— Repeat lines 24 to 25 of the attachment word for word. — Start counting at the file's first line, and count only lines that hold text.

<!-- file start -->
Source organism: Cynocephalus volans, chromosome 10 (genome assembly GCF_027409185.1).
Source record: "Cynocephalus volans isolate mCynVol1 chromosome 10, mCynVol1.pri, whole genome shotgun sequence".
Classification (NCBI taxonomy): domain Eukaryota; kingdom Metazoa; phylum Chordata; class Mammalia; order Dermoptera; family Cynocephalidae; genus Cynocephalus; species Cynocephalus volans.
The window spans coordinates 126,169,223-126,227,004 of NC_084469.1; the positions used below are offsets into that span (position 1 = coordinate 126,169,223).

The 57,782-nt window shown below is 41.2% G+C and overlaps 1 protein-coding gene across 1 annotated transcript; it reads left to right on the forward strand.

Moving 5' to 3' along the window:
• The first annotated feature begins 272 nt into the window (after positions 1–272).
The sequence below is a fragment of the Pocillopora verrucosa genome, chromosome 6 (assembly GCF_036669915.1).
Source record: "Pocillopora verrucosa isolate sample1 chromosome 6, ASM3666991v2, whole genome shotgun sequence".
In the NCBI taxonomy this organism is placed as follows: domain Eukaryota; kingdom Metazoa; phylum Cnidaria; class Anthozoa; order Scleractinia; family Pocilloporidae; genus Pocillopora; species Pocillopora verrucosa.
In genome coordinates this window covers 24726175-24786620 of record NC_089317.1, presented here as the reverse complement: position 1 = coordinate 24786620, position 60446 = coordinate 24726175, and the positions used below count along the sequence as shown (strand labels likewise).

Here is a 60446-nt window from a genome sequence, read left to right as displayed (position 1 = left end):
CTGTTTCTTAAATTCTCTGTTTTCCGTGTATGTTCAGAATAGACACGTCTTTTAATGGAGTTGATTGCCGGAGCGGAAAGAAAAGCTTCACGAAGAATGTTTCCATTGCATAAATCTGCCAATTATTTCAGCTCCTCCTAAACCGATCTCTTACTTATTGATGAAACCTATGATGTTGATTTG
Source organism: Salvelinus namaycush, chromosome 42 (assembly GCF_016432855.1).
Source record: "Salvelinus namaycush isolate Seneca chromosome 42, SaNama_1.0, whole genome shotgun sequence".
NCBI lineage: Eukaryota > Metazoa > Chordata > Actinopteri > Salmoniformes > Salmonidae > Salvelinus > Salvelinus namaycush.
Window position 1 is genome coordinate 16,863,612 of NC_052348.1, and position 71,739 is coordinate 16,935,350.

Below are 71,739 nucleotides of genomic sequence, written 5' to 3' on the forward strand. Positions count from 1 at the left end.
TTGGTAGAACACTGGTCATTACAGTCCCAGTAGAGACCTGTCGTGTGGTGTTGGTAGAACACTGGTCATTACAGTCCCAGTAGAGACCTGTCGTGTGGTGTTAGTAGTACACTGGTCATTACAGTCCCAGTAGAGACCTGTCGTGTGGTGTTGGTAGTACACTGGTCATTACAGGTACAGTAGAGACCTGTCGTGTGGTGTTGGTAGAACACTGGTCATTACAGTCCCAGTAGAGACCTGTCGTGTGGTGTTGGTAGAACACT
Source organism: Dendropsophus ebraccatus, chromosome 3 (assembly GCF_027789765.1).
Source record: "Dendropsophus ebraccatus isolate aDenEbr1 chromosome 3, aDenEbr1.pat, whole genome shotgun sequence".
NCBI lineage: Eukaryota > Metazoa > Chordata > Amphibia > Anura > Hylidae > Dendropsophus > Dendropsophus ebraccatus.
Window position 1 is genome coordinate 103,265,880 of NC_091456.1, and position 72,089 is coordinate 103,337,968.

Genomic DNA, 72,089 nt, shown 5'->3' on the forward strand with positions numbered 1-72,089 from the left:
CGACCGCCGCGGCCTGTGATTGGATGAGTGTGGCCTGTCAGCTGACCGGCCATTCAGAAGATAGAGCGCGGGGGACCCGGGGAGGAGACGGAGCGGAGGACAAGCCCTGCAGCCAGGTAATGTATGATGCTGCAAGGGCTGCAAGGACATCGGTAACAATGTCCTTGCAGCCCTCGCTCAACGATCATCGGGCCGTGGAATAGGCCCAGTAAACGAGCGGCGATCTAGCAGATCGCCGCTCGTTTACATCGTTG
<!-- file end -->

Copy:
Genomic DNA, 72,089 nt, shown 5'->3' on the forward strand with positions numbered 1-72,089 from the left:
CGACCGCCGCGGCCTGTGATTGGATGAGTGTGGCCTGTCAGCTGACCGGCCATTCAGAAGATAGAGCGCGGGGGACCCGGGGAGGAGACGGAGCGGAGGACAAGCCCTGCAGCCAGGTAATGTATGATGCTGCAAGGGCTGCAAGGACATCGGTAACAATGTCCTTGCAGCCCTCGCTCAACGATCATCGGGCCGTGGAATAGGCCCAGTAAACGAGCGGCGATCTAGCAGATCGCCGCTCGTTTACATCGTTG